The news of the Scripps layoffs, first reported by Editor & Publisher on Thursday, was confirmed by the publisher on Friday during its third-quarter earnings announcement. Overall, the company's revenues fell 9% due to a 17% drop at the newspaper division to $131 million, which more than offset a 5% gain at its television stations, to $76.9 million.
Richard Boehne, the president and CEO, said that in addition to cutting positions, the company is canceling dividend payments for the time being--a move long advocated by newspaper analysts who fear that publishers will not have enough cash to build online businesses.
That is a clear concern at Scripps, where online revenue fell 12% in the third quarter compared to the same period last year, to $9.1 million. Online revenues are vulnerable because Scripps--like many other newspaper publishers--had achieved most of its double-digit growth in previous years through online "up-sells" from print classified listings. As the collapse of print classifieds accelerates, there are fewer opportunities for such up-sells.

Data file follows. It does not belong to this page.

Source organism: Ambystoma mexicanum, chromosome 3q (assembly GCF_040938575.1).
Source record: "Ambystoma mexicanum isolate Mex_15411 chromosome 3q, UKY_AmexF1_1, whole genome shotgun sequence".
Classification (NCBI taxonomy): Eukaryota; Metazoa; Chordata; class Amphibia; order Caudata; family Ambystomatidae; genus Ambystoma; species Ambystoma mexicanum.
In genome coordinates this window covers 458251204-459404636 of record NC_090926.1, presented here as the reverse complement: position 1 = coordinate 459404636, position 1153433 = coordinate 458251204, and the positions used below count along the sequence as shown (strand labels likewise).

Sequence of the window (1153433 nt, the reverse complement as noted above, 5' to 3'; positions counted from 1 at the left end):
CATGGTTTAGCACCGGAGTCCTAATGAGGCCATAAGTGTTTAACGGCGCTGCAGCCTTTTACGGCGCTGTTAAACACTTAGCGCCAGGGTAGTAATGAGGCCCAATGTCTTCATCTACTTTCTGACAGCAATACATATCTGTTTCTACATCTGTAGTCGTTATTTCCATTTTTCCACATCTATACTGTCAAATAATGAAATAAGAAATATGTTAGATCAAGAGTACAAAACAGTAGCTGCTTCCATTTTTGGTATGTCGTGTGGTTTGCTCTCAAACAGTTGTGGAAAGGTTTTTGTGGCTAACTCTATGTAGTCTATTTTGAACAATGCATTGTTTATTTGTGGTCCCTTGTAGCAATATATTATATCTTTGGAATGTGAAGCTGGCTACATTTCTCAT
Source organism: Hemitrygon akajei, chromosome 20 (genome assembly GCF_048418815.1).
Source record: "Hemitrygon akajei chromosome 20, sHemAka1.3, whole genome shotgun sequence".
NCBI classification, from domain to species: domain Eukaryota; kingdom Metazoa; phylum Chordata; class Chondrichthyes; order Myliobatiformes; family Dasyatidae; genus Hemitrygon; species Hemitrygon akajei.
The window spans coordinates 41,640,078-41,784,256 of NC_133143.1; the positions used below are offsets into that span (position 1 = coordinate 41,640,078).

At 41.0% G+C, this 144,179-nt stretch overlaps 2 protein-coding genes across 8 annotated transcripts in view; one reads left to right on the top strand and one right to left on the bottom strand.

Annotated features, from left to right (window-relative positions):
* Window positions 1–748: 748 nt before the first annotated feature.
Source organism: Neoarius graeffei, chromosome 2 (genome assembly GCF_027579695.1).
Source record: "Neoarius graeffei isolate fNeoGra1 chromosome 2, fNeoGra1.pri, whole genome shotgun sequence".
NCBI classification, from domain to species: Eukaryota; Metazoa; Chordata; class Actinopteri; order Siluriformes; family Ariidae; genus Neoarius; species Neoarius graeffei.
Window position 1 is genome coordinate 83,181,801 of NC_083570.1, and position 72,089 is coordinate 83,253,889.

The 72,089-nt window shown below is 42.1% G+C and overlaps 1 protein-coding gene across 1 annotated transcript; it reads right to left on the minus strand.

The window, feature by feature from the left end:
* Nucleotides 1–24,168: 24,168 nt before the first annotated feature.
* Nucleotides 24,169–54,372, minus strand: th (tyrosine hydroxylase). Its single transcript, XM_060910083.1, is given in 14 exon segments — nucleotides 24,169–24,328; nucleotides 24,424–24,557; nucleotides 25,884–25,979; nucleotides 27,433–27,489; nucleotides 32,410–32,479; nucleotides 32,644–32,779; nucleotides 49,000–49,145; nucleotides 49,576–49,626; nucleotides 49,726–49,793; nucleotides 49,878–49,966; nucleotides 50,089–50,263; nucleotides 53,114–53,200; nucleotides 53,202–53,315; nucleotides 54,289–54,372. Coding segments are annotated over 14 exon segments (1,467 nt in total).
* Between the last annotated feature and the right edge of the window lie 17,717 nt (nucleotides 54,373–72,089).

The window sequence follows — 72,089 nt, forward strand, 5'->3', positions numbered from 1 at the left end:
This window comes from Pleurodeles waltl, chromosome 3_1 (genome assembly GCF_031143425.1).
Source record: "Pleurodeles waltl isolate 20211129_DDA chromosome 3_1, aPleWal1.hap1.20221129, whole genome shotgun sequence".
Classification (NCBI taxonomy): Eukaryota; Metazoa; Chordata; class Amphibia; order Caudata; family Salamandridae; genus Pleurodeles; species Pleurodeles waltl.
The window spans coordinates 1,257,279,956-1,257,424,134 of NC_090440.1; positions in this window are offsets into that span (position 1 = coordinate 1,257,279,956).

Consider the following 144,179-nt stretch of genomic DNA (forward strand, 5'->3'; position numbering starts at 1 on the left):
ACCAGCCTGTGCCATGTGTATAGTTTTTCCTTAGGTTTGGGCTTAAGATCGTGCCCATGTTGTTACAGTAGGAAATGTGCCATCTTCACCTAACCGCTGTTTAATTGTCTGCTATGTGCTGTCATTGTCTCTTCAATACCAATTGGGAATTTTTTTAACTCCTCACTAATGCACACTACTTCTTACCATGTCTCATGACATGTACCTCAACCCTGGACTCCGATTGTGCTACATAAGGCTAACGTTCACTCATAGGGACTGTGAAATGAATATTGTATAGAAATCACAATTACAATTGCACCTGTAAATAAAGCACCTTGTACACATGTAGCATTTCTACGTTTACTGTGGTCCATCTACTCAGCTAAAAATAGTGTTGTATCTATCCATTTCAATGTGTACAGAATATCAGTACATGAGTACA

Also, The Boston Globe said it is laying off 42 employees in advertising, circulation and marketing--following 48 positions that were cut earlier this year, mostly through buyouts. The New York Times Company, which owns the Boston newspaper, is suffering from the same trends that are hurting the rest of newspaper business--including the migration of readers and advertisers to the Internet, the rising cost of newsprint and distribution, and the broader economic downturn.
In the third quarter, NYTCO ad revenues decreased 14.4%, driving an overall revenue decline of 8.9% to $687 million. Online ad revenues grew 10.2%, but still accounted for just 12% of total revenues.
In recent years, the NYTCO's New England division, which includes The Boston Globe, has been a drag on the company's already poor results. During its third-quarter earnings announcement, NYTCO President and CEO Janet L. Robinson said the company will probably take a writedown for impairment of goodwill and long-lived assets at the New England Media Group.
While the non-cash impairment charge has yet to be decided, it will probably be in the range of $100 million to $150 million, according to Robinson, who explained: "The impairment charge reflects the decrease in print advertising revenues stemming from the secular changes in the media industry."